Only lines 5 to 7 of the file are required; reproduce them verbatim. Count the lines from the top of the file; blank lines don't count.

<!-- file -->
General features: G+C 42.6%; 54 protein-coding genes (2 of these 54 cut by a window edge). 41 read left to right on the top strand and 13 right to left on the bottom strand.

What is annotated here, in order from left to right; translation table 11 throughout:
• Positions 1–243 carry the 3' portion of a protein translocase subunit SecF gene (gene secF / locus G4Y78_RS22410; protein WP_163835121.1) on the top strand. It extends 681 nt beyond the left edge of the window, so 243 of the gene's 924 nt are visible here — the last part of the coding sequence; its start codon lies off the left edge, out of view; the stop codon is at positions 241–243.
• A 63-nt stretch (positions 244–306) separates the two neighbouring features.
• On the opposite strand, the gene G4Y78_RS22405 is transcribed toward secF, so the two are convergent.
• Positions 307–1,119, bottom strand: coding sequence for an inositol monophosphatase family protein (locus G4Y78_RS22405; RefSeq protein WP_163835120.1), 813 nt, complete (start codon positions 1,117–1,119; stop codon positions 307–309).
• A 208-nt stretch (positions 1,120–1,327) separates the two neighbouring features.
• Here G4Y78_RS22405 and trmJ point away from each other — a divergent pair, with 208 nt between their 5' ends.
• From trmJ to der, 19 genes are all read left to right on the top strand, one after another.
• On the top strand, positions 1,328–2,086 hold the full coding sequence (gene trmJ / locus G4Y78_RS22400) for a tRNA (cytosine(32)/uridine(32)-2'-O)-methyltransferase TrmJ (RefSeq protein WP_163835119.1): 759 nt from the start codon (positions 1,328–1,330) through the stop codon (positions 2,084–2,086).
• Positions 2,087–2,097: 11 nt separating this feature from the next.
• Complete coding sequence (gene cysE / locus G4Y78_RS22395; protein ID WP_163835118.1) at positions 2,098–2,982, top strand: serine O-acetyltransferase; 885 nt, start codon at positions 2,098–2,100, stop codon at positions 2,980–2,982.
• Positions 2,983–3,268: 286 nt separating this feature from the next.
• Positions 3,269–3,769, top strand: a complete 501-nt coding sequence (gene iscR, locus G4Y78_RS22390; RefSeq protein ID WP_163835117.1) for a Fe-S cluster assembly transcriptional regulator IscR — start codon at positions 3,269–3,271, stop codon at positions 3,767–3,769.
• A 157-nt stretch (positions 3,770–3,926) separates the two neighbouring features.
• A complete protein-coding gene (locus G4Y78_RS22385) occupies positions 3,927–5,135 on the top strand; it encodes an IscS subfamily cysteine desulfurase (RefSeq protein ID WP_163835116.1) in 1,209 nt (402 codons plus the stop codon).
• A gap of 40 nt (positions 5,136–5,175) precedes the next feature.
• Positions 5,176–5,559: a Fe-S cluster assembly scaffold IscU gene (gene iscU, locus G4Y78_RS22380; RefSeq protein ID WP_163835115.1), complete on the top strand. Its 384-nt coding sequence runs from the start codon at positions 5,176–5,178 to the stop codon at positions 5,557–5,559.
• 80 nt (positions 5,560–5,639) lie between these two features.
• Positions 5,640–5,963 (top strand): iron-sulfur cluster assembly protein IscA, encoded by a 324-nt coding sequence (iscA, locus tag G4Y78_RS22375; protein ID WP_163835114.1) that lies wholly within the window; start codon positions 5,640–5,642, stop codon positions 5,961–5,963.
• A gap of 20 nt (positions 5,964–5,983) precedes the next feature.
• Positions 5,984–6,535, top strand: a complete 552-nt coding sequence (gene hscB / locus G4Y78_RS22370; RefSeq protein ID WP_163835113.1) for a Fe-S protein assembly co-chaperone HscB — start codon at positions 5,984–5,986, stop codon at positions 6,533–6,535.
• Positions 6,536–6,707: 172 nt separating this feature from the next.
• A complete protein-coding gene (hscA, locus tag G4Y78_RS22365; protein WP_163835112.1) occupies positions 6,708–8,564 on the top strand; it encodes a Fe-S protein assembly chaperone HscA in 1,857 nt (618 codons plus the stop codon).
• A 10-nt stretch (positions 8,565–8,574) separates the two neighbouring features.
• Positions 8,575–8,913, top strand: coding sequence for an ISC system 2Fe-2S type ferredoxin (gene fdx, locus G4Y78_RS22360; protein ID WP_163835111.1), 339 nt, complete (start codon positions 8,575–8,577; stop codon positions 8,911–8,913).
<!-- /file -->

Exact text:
• On the opposite strand, the gene G4Y78_RS22405 is transcribed toward secF, so the two are convergent.
• Positions 307–1,119, bottom strand: coding sequence for an inositol monophosphatase family protein (locus G4Y78_RS22405; RefSeq protein WP_163835120.1), 813 nt, complete (start codon positions 1,117–1,119; stop codon positions 307–309).
• A 208-nt stretch (positions 1,120–1,327) separates the two neighbouring features.